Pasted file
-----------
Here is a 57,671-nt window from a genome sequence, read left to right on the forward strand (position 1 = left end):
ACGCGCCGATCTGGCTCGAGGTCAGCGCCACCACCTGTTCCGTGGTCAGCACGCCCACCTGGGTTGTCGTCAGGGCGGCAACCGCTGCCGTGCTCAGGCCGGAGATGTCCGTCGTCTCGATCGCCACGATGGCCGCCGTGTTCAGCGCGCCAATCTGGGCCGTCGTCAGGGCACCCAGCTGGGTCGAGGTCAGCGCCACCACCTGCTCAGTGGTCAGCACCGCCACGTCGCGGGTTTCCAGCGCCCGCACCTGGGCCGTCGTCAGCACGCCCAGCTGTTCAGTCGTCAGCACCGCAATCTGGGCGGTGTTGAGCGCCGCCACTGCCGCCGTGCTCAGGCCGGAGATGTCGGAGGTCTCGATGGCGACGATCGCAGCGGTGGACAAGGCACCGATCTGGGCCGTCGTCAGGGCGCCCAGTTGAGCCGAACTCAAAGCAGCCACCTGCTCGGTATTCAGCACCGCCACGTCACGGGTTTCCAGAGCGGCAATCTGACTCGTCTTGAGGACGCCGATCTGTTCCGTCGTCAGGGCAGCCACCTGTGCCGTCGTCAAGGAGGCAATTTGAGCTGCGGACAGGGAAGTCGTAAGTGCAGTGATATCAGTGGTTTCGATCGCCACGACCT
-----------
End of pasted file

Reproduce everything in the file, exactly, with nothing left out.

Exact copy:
Here is a 57,671-nt window from a genome sequence, read left to right on the forward strand (position 1 = left end):
ACGCGCCGATCTGGCTCGAGGTCAGCGCCACCACCTGTTCCGTGGTCAGCACGCCCACCTGGGTTGTCGTCAGGGCGGCAACCGCTGCCGTGCTCAGGCCGGAGATGTCCGTCGTCTCGATCGCCACGATGGCCGCCGTGTTCAGCGCGCCAATCTGGGCCGTCGTCAGGGCACCCAGCTGGGTCGAGGTCAGCGCCACCACCTGCTCAGTGGTCAGCACCGCCACGTCGCGGGTTTCCAGCGCCCGCACCTGGGCCGTCGTCAGCACGCCCAGCTGTTCAGTCGTCAGCACCGCAATCTGGGCGGTGTTGAGCGCCGCCACTGCCGCCGTGCTCAGGCCGGAGATGTCGGAGGTCTCGATGGCGACGATCGCAGCGGTGGACAAGGCACCGATCTGGGCCGTCGTCAGGGCGCCCAGTTGAGCCGAACTCAAAGCAGCCACCTGCTCGGTATTCAGCACCGCCACGTCACGGGTTTCCAGAGCGGCAATCTGACTCGTCTTGAGGACGCCGATCTGTTCCGTCGTCAGGGCAGCCACCTGTGCCGTCGTCAAGGAGGCAATTTGAGCTGCGGACAGGGAAGTCGTAAGTGCAGTGATATCAGTGGTTTCGATCGCCACGACCT